Some gifts are hard to see The heart pumping blood throughout the body The liver…
Where do you find your sanctuary? As I embarked on the journey I began at the beginning of my service year in San Francisco, I was seeking out a place where I could find my own sanctuary. Luckily, I found that place at my local parish as well as with the community at my service site.
At this point in the school year, if you were to ask my K-8 students at St. Peter’s School what the word “sanctuary” means, you would discover that they know what they are talking about. Some students may say “shelter” while others say “the church.” What these definitions have in common is that they are both places where we go to feel safe. I bring up this word because our school sings the song “Lord Prepare Me to be a Sanctuary” each week at mass. My students understand that when we are with Jesus we should feel safe and loved, so we sing this song to help ourselves be that for other people. Each time I hear their sweet voices singing this song, my heart fills with such joy. I am incredibly lucky to have students who were interested in joining the choir I started this year and who are willing to share their voices with the rest of the school. Those that sing with me jump right into praising Jesus and they sing this song with complete abandon. It is my prayer that they can go in their lives to be beacons of peace and safety for those that they meet. Even moreso, I pray that wherever they go, they find a sanctuary of their own.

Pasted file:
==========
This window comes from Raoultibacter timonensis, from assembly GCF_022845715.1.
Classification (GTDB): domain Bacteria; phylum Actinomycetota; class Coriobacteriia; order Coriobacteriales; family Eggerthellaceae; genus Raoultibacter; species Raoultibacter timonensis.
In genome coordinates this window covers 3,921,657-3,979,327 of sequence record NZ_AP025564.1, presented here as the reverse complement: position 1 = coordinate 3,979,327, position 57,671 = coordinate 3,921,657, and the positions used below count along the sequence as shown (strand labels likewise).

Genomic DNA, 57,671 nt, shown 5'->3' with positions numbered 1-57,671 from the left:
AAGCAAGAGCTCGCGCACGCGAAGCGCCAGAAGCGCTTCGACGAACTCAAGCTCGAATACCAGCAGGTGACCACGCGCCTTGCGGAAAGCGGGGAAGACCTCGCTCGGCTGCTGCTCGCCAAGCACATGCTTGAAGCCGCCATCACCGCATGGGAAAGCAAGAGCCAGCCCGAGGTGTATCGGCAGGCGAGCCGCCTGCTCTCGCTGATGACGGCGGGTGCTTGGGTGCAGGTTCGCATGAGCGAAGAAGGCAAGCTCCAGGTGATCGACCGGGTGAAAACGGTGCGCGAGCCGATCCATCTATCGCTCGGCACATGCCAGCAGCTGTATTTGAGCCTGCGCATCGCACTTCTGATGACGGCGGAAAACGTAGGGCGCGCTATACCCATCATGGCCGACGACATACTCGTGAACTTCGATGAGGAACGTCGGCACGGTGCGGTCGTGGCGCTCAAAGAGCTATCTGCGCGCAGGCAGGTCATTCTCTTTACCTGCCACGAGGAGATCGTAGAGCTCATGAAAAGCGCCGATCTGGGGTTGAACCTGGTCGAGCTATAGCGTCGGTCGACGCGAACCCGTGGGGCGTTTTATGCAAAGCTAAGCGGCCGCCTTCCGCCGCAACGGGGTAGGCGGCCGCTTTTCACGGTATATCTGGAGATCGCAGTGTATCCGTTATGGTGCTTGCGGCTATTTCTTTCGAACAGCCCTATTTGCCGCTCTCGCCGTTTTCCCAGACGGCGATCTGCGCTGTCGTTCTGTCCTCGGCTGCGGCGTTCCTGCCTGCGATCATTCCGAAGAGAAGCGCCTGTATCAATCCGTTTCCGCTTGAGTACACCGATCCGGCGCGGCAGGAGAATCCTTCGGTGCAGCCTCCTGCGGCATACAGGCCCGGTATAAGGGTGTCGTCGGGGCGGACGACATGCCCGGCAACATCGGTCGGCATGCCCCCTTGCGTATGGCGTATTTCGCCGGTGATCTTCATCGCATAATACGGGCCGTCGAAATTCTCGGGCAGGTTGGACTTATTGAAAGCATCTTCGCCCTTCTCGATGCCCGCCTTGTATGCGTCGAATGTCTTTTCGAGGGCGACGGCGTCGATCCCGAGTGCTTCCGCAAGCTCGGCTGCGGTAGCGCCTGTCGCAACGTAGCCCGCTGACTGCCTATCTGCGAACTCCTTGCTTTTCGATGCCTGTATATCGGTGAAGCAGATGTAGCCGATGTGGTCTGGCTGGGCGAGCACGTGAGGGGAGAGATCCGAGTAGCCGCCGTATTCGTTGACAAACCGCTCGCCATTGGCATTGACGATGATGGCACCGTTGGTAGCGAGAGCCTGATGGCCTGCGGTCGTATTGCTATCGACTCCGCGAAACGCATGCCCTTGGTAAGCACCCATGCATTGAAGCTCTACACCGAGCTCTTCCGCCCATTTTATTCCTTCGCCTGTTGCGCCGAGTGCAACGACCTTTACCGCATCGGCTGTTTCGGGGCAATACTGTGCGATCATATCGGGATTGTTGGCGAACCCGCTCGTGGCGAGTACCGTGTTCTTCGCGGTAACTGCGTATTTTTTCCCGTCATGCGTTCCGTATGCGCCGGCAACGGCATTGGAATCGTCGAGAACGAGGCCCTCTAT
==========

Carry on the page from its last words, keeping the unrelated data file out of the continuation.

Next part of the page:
As for the sanctuary I have found while in San Francisco, the Jesuit parish of St. Agnes has proven to be the most welcoming and peaceful place amidst the business of the big city. The first time I met the community at St. Agnes’, I was singled out because the priest had never seen me and my fellow volunteers. Following that initial impression, I felt drawn to return the next weekend. Again, I was greeted with people wanting to know who I was and what I was doing in San Francisco. I had the joy of sharing my journey to MVC with people whose lives also inspired me that day, and as I was just about to leave I was invited to join the Young Adult Community at their planning session that afternoon. Here I found myself volunteering to help lead Taizé services and get involved in the myriad of activities they had planned for our growing group. I left church that day in a whirlwind of emotions. I was incredulous of how quickly I had jumped into a new group of people, and I was so relieved that I had found such a warm community. The next thing I knew I was signing up for St. Agnes’ RCIA program in order to enter the Catholic church. Truthfully, I discovered this church at just the moment when I needed to. What I have found in the Young Adult Community, the choir, my RCIA group, and the congregation as a whole is a spirit of profound joy, peace, and intentionality. At the end of a long week, I know that I can find refuge and rejuvenation in the sanctuary that St. Agnes provides.
Where would I be had I not jumped into these communities with complete abandon? One thing is certain, I have found immense spiritual growth through my year with MVC at both my service site and at St. Agnes’ Parish. I thank God everyday for the communities I have been given, and I encourage you to practice a moment of gratitude for the gifts that God has given you as well.
Alivia Schmidt-Sanders: San Francisco, California